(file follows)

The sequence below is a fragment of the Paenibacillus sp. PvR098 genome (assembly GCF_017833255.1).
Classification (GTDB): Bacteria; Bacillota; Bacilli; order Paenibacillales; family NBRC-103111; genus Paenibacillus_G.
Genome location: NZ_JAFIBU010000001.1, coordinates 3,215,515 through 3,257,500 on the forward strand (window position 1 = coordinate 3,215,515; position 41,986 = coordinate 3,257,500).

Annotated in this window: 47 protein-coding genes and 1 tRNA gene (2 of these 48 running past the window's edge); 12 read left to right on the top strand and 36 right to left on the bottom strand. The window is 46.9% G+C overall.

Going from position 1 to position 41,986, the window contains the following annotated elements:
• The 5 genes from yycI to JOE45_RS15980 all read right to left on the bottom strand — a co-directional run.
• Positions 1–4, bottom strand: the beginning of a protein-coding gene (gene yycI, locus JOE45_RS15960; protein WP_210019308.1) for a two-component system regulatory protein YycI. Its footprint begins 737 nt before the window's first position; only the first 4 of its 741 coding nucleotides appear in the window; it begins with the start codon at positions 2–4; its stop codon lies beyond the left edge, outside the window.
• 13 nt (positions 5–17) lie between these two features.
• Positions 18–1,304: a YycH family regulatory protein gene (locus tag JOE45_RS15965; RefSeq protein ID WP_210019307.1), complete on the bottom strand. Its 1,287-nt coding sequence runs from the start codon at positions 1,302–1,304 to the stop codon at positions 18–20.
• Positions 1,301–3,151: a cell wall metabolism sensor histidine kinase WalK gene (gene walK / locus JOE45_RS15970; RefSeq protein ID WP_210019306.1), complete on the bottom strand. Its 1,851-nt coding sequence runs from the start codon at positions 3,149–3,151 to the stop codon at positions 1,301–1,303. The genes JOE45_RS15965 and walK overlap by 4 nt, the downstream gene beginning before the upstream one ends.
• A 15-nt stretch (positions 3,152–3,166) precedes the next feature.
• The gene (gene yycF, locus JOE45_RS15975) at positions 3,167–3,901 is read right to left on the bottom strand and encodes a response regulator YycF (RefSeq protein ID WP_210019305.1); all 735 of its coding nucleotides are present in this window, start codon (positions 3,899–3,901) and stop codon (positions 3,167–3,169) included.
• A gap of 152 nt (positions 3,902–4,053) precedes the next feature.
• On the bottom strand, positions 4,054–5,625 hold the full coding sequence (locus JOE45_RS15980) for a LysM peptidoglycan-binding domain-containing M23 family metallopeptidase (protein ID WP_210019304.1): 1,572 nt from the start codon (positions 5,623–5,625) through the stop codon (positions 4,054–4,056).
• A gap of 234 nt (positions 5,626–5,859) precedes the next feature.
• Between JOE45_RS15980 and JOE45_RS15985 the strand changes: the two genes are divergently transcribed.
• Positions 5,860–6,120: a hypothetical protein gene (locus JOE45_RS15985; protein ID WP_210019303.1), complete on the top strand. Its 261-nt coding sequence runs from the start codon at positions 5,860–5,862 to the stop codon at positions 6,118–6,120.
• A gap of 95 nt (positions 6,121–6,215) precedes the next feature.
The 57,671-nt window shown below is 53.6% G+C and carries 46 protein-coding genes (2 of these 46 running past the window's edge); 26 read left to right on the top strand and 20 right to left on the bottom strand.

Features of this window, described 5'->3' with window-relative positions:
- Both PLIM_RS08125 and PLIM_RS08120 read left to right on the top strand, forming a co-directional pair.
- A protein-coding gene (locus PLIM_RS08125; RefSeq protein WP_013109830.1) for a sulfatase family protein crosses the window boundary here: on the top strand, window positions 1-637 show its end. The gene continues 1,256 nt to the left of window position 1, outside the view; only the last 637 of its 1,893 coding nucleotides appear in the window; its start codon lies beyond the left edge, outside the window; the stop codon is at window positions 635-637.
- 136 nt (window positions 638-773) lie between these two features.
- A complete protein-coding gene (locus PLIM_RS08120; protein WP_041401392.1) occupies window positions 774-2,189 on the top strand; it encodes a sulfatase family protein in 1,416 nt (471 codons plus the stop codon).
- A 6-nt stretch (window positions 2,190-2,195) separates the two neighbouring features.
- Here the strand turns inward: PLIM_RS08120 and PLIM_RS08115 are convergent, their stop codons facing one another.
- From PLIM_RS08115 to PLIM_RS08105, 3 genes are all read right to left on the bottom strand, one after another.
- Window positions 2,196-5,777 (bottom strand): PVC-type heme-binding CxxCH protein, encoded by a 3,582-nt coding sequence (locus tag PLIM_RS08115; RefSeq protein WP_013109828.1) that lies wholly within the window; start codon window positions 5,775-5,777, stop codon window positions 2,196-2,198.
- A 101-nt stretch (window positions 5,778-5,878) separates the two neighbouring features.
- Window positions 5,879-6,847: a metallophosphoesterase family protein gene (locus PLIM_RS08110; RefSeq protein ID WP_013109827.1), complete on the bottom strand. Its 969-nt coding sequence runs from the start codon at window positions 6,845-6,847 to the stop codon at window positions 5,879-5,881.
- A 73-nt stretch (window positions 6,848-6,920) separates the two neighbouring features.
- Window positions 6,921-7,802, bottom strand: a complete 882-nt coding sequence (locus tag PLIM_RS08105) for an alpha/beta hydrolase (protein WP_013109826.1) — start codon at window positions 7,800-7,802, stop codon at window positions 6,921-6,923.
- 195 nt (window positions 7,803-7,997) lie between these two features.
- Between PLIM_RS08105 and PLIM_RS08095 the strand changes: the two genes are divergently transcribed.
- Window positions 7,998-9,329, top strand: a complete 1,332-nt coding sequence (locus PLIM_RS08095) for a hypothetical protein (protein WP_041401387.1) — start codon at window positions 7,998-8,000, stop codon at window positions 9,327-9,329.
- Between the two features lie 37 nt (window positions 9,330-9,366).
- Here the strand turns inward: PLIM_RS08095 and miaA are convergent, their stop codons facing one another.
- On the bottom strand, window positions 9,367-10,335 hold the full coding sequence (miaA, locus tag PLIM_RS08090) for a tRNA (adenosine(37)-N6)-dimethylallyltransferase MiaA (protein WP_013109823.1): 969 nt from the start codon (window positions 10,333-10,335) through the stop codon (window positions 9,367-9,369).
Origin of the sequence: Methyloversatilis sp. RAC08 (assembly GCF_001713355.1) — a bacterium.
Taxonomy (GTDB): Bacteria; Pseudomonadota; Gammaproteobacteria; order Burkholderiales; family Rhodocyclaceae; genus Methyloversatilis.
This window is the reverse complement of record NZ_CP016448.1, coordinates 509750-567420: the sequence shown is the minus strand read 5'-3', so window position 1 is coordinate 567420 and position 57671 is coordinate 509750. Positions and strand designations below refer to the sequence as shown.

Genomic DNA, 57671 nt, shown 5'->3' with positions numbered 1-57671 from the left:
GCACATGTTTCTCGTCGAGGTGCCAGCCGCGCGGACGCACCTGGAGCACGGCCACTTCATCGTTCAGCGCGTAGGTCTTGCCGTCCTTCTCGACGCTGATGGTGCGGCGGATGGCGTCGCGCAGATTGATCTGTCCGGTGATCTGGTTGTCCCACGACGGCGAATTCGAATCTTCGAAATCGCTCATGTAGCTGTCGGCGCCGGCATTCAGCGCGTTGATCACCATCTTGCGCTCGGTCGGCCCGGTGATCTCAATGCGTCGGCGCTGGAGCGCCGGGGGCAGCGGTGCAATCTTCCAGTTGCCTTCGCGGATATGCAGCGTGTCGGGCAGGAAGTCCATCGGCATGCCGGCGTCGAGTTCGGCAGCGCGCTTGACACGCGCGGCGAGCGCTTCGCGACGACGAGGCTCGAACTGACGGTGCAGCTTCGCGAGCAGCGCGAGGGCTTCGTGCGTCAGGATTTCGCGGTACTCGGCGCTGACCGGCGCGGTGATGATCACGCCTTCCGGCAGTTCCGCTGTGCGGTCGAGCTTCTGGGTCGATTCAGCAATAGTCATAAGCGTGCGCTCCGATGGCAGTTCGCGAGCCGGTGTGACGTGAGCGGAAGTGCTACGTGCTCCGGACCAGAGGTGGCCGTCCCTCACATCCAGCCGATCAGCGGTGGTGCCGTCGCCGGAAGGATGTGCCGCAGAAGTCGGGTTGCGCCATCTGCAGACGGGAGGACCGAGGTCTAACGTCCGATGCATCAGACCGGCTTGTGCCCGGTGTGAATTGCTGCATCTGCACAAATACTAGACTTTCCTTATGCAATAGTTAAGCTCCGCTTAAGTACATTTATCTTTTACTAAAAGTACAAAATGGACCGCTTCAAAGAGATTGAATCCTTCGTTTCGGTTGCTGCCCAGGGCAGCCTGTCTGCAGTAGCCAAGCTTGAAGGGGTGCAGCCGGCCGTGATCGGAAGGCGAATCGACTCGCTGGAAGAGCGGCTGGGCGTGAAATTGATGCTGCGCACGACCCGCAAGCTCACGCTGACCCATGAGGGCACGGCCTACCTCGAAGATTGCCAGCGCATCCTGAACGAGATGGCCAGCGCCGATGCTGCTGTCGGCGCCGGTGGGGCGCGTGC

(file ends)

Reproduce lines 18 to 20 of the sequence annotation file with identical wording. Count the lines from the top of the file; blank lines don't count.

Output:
• A gap of 95 nt (positions 6,121–6,215) precedes the next feature.
The 57,671-nt window shown below is 53.6% G+C and carries 46 protein-coding genes (2 of these 46 running past the window's edge); 26 read left to right on the top strand and 20 right to left on the bottom strand.

Features of this window, described 5'->3' with window-relative positions: